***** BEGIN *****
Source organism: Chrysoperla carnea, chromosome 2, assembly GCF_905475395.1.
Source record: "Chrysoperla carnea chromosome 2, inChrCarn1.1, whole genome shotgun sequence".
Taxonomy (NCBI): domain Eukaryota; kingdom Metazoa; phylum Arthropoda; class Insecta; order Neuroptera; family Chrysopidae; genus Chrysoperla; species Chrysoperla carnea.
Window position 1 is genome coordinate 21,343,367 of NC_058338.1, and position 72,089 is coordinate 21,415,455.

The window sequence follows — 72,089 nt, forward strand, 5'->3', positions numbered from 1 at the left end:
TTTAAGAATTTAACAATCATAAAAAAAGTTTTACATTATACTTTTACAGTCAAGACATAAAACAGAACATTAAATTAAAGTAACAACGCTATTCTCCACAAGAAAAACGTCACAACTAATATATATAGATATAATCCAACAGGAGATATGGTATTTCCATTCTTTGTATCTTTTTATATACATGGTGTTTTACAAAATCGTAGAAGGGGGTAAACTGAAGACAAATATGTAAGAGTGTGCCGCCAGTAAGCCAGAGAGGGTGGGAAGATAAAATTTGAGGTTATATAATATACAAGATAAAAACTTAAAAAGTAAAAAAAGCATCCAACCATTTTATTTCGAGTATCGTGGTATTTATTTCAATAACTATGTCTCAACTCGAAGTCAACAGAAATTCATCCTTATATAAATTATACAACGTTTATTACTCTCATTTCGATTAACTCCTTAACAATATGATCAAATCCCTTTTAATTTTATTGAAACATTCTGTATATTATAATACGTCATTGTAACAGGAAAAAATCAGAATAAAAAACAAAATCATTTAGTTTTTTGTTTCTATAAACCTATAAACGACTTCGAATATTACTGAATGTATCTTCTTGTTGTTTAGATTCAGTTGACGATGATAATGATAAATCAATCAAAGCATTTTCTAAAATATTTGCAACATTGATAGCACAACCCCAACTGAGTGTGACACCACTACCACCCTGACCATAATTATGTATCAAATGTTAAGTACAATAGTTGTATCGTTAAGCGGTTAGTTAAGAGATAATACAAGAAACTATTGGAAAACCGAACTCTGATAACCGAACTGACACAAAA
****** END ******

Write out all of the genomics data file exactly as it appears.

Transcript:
Source organism: Chrysoperla carnea, chromosome 2, assembly GCF_905475395.1.
Source record: "Chrysoperla carnea chromosome 2, inChrCarn1.1, whole genome shotgun sequence".
Taxonomy (NCBI): domain Eukaryota; kingdom Metazoa; phylum Arthropoda; class Insecta; order Neuroptera; family Chrysopidae; genus Chrysoperla; species Chrysoperla carnea.
Window position 1 is genome coordinate 21,343,367 of NC_058338.1, and position 72,089 is coordinate 21,415,455.

The window sequence follows — 72,089 nt, forward strand, 5'->3', positions numbered from 1 at the left end:
TTTAAGAATTTAACAATCATAAAAAAAGTTTTACATTATACTTTTACAGTCAAGACATAAAACAGAACATTAAATTAAAGTAACAACGCTATTCTCCACAAGAAAAACGTCACAACTAATATATATAGATATAATCCAACAGGAGATATGGTATTTCCATTCTTTGTATCTTTTTATATACATGGTGTTTTACAAAATCGTAGAAGGGGGTAAACTGAAGACAAATATGTAAGAGTGTGCCGCCAGTAAGCCAGAGAGGGTGGGAAGATAAAATTTGAGGTTATATAATATACAAGATAAAAACTTAAAAAGTAAAAAAAGCATCCAACCATTTTATTTCGAGTATCGTGGTATTTATTTCAATAACTATGTCTCAACTCGAAGTCAACAGAAATTCATCCTTATATAAATTATACAACGTTTATTACTCTCATTTCGATTAACTCCTTAACAATATGATCAAATCCCTTTTAATTTTATTGAAACATTCTGTATATTATAATACGTCATTGTAACAGGAAAAAATCAGAATAAAAAACAAAATCATTTAGTTTTTTGTTTCTATAAACCTATAAACGACTTCGAATATTACTGAATGTATCTTCTTGTTGTTTAGATTCAGTTGACGATGATAATGATAAATCAATCAAAGCATTTTCTAAAATATTTGCAACATTGATAGCACAACCCCAACTGAGTGTGACACCACTACCACCCTGACCATAATTATGTATCAAATGTTAAGTACAATAGTTGTATCGTTAAGCGGTTAGTTAAGAGATAATACAAGAAACTATTGGAAAACCGAACTCTGATAACCGAACTGACACAAAA